New Jersey: Bring back millions in funding for Green Spaces | Opinion

By Isabel Molina and Jasmine Moreano | Mosaic guest columnists

 

New Jersey could lose scores of acres of green space and farmland because of the recent decision by Gov. Phil Murphy and the New Jersey Legislature to let the Corporate Business Tax (CBT) surcharge expire.

The CBT surcharge provided necessary funding for the acquisition, preservation and stewardship of open space, farmland and historic sites throughout New Jersey. Now that it has expired, each county in the state is losing — on average — $2,500,000 a year in open space funding. Altogether, preservation programs will lose $480 million over the next 10 years, and that’s before we account for inflation.

Governor Murphy has proposed restoring a new surcharge — a 2.5% fee on all earnings for companies making a profit of at least $10 million per year — to provide a dedicated funding source for NJ Transit, a system in dire need of stable and reliable funding. While we desperately need transit funding, our farmland, open space, greenways, and historic sites cannot be forgotten.

This year’s missed funding could have helped the state acquire hundreds of acres of green space across New Jersey, the most densely developed state in the country. This would not only provide valuable recreational opportunities; it will protect our waterways and help mitigate the worst effects of climate change. Green spaces help alleviate extreme heat and provide for flood storage. Further development on open, green spaces exacerbates the problem.

This is also an issue of environmental justice. We may be the Garden State, but an estimated 76% of people who live in low-income communities of color are in places deprived of nature. Communities of color experience roughly triple the rate of nature deprivation compared with predominantly white communities. Nature deprivation leads to less opportunities for recreation and leisure and more densely developed areas are more prone to facing challenges with local water and air quality.

Outdoor recreation is also a huge moneymaker for the state and was valued at $20.3 billion in New Jersey in 2021. That can include things like boating, recreational vehicles, gardening and outdoor concerts. Investing in our open spaces makes good economic sense, too.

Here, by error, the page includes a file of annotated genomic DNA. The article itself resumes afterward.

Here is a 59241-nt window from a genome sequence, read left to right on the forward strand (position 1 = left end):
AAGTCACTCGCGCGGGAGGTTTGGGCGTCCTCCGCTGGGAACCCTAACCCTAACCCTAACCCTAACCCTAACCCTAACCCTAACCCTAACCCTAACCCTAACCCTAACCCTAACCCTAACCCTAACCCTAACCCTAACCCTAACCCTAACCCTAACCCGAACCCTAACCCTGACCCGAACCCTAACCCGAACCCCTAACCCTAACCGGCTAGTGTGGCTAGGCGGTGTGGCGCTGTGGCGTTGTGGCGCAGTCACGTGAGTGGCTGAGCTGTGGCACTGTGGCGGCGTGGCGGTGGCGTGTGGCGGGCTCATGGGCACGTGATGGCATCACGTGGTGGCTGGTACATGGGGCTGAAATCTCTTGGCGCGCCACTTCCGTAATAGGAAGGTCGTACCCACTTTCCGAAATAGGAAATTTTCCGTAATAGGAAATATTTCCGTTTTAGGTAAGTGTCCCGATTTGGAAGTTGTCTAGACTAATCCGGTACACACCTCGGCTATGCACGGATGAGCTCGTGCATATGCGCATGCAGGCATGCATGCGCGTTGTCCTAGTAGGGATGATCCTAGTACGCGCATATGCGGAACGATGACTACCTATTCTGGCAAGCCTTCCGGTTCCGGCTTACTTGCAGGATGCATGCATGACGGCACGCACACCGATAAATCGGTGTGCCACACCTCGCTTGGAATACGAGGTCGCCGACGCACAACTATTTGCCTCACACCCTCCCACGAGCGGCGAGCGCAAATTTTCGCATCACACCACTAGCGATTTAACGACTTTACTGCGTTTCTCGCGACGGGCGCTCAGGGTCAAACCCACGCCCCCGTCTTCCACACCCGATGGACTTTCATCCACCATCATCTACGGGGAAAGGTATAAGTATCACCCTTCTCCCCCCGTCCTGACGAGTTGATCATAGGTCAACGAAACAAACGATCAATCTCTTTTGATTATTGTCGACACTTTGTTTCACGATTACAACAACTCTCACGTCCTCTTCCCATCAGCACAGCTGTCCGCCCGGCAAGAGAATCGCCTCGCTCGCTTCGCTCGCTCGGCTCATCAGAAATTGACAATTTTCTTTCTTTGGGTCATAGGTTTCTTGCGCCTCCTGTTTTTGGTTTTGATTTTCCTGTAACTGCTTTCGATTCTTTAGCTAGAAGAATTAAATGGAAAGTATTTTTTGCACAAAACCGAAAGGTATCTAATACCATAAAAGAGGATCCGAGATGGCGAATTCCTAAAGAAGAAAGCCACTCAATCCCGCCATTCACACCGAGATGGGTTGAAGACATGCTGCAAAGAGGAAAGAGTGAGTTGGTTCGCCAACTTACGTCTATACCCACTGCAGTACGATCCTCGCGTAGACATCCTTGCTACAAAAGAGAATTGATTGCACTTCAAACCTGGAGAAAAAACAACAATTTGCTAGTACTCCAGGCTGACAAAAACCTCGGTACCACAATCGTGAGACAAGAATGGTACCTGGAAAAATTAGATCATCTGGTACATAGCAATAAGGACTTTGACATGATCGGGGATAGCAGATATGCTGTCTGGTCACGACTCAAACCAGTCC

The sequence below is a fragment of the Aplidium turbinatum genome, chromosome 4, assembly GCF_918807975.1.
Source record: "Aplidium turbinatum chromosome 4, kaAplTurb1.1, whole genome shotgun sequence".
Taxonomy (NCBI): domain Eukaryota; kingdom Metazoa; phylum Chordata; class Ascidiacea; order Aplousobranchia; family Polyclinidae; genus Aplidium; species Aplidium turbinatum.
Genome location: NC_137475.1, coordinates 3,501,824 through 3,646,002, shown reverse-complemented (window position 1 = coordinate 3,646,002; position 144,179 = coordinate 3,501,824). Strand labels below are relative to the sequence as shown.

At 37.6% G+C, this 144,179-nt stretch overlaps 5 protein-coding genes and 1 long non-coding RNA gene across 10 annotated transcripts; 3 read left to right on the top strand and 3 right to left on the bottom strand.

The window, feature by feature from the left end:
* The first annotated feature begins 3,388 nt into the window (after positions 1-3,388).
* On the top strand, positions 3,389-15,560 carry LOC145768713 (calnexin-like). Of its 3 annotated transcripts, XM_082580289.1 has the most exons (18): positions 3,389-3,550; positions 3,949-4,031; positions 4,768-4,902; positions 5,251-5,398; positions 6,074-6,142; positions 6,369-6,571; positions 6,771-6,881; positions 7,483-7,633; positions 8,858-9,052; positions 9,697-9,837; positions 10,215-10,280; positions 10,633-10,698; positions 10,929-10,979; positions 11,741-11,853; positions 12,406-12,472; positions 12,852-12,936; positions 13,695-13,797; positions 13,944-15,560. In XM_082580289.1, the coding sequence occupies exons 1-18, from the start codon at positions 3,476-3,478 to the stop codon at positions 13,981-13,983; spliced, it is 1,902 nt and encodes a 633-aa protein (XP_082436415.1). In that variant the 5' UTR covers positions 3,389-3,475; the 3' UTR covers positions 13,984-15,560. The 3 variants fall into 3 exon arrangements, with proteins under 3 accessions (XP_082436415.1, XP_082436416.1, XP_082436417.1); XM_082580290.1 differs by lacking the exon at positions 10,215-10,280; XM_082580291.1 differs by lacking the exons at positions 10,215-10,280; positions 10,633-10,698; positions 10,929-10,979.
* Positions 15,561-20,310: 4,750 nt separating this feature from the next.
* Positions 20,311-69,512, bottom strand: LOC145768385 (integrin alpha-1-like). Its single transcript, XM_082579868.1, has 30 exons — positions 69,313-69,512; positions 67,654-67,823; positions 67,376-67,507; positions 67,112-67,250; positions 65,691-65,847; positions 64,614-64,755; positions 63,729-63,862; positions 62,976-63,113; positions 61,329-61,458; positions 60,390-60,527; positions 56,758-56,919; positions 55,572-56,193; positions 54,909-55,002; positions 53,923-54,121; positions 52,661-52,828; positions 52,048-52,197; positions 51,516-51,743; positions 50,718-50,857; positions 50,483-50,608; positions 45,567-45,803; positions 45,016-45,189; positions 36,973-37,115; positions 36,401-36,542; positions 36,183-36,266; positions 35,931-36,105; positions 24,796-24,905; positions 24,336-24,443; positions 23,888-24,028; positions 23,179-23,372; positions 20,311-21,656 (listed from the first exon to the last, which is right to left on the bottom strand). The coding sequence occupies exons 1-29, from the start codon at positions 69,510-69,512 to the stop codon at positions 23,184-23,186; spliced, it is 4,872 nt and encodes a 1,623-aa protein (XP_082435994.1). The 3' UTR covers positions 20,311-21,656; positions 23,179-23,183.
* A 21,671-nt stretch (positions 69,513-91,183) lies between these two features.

This decrease in funding also affects farmland. New Jersey has successfully used CBT funding to preserve farmland across the state, preventing arable lands from being snatched up by developers, so we can’t grind these programs to a halt. New Jersey farmers need their land protected to help provide local, healthy and fresh food to the over 9 million residents who live in the Garden State, especially when as many as 800,000 people still don’t have adequate healthy and affordable food options.

The organization City Green has utilized the Green Acres program, a program partially funded through the CBT, to foster equitable access to green spaces while providing sustainable, local food access. Based in Clifton, they host a community-centric space, featuring events, education and fresh food access at the Farm Eco-Center.

City Green’s sustainable regenerative agriculture practices support the conservation of the local ecology. The Green Acres program provides opportunities for New Jersey’s residents to participate with nature and the outdoors and the CBT surcharge supports greater access to these spaces.

New Jerseyans strongly support preserving open space. In 2014, through a concerted educational and outreach campaign by the Keep It Green coalition, New Jersey voters approved a measure to provide long-term sustainable funding for open space, farmland, and historic preservation through a portion of the CBT.

Join us in our fight to protect precious natural resources and recreational opportunities for future generations by urging the governor and legislature to restore the CBT surcharge in the budget or through legislation. Our access to clean water, air, and open spaces depends on it.

Isabel Molina is the environmental justice policy associate at New Jersey LCV, a non-partisan organization whose mission is to elect environmental champions, hold public officials accountable, and support laws that protect our environment and improve the quality of people’s lives.

Jasmine Moreano works at City Green doing direct community engagement. She fosters community participation and collaboration in the greening and beautification efforts that liven our cities and neighborhoods, and oversees all food access initiatives ensuring affordable, local, farm-fresh food is available to everyone, regardless of income.